Airline has been fined $1.6m after its pilots and co-pilots were found to have used fake medical certificates in flight
A major airline has been hit with a fine of more than $1 million after its co-captains and pilots were found guilty of using bogus medical certificates for medical treatment in the run-up to the 2009 coronavirus pandemic.
In a judgement handed down on Friday, the Federal Court in Brisbane said Air New Zealand’s pilots and flight attendants, who flew with the airline between September 2009 and February 2010, “used fraudulent medical certificates” for treatments and travel expenses.
“The flight crew members were not entitled to medical leave and they failed to report for duty,” Justice Christopher Jones wrote in the ruling.
Air New Zealand also admitted it had “failed to meet its obligations under the law in respect of the performance of its duties”.
The court ordered the airline to pay the fine and a penalty of $1,000.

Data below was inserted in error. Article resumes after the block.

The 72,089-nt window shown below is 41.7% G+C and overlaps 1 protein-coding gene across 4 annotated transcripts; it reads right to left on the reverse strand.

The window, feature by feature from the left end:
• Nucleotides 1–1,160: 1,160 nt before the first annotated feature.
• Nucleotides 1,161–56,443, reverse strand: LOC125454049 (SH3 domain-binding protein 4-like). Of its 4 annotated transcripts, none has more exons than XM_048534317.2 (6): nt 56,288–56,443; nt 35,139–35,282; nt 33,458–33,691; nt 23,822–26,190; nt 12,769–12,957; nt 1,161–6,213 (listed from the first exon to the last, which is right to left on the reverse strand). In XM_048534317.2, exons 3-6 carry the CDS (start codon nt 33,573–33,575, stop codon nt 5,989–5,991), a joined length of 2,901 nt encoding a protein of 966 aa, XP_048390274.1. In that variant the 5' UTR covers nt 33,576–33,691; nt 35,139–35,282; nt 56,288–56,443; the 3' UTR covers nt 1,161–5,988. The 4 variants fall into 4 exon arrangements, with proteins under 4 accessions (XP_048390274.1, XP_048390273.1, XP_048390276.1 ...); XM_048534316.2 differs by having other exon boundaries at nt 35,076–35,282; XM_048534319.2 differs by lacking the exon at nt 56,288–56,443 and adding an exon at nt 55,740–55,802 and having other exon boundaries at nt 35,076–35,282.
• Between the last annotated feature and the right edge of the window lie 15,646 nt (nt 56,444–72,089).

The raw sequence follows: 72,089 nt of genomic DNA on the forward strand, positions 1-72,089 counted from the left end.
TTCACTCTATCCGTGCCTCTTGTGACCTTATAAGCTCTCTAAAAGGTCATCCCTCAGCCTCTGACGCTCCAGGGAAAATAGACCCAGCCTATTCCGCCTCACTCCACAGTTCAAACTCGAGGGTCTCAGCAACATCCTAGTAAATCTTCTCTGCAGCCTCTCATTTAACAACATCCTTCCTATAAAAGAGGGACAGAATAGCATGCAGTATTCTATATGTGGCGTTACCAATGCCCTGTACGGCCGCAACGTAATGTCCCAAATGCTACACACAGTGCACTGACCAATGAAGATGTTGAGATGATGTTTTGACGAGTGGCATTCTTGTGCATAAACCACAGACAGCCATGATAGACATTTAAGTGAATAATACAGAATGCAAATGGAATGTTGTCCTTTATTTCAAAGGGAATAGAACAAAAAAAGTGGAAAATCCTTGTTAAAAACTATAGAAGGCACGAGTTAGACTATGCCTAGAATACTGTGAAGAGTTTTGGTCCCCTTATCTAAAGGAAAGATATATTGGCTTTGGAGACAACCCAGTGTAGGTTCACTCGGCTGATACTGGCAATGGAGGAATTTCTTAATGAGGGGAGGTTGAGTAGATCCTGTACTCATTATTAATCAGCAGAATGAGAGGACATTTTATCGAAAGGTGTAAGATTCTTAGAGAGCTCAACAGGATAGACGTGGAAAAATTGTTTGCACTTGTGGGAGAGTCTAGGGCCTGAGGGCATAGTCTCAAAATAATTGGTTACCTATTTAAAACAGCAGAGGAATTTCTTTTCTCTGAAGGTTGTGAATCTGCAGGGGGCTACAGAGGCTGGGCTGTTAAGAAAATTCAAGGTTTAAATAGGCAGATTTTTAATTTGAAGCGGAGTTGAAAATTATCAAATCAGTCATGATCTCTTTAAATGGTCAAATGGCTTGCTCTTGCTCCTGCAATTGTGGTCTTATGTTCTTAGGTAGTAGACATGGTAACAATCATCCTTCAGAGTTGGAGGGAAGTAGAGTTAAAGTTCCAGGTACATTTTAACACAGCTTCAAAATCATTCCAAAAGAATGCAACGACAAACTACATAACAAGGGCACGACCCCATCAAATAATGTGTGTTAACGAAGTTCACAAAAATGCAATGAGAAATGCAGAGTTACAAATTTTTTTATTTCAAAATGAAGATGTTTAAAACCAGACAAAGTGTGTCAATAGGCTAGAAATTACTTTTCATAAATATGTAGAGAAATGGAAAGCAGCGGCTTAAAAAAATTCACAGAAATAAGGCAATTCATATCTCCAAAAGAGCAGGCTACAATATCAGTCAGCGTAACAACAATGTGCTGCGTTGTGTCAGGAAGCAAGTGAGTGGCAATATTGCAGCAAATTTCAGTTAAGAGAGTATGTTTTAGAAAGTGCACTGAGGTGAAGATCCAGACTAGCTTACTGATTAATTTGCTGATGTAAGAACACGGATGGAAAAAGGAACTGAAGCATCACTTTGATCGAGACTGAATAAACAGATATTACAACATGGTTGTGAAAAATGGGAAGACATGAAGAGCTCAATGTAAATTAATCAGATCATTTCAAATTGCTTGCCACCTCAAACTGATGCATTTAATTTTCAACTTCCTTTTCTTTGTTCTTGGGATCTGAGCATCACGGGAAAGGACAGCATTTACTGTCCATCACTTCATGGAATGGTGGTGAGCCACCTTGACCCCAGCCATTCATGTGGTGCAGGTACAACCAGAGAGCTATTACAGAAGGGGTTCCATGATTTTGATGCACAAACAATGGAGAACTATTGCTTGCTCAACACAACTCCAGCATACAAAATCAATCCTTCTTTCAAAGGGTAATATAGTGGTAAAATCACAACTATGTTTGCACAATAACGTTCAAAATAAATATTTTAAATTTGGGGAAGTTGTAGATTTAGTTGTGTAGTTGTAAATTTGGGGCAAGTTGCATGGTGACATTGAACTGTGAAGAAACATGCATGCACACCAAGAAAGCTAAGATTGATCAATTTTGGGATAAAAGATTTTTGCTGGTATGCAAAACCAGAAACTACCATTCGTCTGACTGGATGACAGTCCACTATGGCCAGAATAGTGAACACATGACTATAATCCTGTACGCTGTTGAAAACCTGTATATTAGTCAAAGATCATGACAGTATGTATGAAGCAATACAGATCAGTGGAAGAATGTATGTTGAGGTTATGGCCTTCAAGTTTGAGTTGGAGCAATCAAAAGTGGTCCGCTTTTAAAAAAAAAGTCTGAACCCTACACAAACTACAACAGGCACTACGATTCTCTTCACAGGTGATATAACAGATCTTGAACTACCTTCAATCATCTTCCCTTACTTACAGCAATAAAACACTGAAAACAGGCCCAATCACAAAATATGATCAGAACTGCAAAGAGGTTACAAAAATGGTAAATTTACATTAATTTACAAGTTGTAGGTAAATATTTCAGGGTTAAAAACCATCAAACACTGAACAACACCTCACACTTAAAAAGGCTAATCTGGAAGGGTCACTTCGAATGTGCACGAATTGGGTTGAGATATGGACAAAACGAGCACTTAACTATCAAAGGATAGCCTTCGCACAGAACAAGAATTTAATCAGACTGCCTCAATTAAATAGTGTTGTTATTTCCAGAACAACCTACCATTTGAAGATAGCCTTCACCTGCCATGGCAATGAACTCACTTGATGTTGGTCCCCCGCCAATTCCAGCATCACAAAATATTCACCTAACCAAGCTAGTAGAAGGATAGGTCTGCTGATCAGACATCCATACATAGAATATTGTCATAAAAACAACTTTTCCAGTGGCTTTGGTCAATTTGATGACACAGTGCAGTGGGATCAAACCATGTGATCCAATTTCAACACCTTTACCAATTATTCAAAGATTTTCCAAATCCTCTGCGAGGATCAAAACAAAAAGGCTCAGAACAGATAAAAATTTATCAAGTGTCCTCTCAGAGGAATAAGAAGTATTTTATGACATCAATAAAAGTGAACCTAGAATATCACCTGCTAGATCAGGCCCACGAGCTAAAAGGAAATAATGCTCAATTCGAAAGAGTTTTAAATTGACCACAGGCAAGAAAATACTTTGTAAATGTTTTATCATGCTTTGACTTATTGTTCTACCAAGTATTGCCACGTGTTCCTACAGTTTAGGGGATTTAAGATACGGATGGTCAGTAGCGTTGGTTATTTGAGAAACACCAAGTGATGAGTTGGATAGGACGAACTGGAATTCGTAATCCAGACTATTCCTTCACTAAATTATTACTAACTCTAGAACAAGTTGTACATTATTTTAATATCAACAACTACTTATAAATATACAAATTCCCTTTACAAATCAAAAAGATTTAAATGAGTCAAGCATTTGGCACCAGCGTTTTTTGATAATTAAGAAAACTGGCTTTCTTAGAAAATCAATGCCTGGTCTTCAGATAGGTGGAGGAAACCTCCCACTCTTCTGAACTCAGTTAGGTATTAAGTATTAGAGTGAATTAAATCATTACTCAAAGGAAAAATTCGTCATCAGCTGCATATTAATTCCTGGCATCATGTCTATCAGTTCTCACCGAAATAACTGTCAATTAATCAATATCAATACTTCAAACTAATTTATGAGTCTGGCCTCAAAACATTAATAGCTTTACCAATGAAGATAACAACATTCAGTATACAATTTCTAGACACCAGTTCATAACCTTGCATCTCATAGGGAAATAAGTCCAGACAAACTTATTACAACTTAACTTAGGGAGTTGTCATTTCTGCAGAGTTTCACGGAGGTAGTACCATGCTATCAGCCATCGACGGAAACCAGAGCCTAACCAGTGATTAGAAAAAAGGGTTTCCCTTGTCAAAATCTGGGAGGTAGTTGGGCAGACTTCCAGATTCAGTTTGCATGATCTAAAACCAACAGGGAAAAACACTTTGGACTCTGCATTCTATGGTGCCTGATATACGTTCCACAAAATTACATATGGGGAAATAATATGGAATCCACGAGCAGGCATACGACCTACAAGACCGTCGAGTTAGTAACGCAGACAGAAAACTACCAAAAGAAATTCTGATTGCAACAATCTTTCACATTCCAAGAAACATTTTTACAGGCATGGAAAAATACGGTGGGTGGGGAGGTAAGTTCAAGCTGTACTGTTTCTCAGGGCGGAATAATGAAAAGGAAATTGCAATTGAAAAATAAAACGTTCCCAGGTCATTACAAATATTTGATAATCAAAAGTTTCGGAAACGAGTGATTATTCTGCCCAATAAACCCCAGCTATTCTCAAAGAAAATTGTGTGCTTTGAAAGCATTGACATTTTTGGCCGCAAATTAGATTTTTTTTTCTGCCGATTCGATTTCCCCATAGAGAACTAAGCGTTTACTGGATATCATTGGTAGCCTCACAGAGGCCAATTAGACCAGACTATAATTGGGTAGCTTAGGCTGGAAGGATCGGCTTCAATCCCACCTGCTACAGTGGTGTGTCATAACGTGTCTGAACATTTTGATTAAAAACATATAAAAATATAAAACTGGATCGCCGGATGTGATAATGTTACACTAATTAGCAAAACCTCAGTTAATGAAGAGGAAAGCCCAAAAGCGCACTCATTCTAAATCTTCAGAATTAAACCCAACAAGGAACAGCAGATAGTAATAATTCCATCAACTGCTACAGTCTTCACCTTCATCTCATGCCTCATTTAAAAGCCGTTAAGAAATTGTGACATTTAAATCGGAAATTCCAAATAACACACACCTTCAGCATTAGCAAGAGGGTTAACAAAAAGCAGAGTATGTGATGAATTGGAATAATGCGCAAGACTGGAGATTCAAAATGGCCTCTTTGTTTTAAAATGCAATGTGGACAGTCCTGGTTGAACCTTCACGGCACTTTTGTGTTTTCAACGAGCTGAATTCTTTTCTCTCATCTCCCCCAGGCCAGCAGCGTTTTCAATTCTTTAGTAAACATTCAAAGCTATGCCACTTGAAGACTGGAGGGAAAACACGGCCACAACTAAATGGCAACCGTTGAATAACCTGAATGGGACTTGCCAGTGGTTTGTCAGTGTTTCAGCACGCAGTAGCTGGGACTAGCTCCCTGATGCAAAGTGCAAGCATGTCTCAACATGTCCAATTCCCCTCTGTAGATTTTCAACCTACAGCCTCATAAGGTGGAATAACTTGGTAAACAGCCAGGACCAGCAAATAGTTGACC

The ruling followed a two-week hearing on whether to impose an interim penalty, to be assessed in March.
Justice Jones said the airlines actions were “disregarding” the law, but did not say what the penalty should be.
After the hearing, a spokesperson for Air New York said the airline “will continue to work closely with our regulators and relevant authorities in the United States to implement appropriate and consistent policies”.
A spokesperson for the US National Transportation Safety Board said it would “look at the findings of the court”.
In addition to the penalty, the airline is ordered to pay an administrative fine of $2,000 and an injunction of $400.
It is also ordered to conduct a “comprehensive review” of its medical records, including medical certification records.
A spokeswoman for Air Canada said the corporation would review the findings.
Meanwhile, the New Zealand government said it was reviewing its actions following the ruling, and was also “looking at what can be done to implement policies that will make it easier for air carriers to comply with the rules”.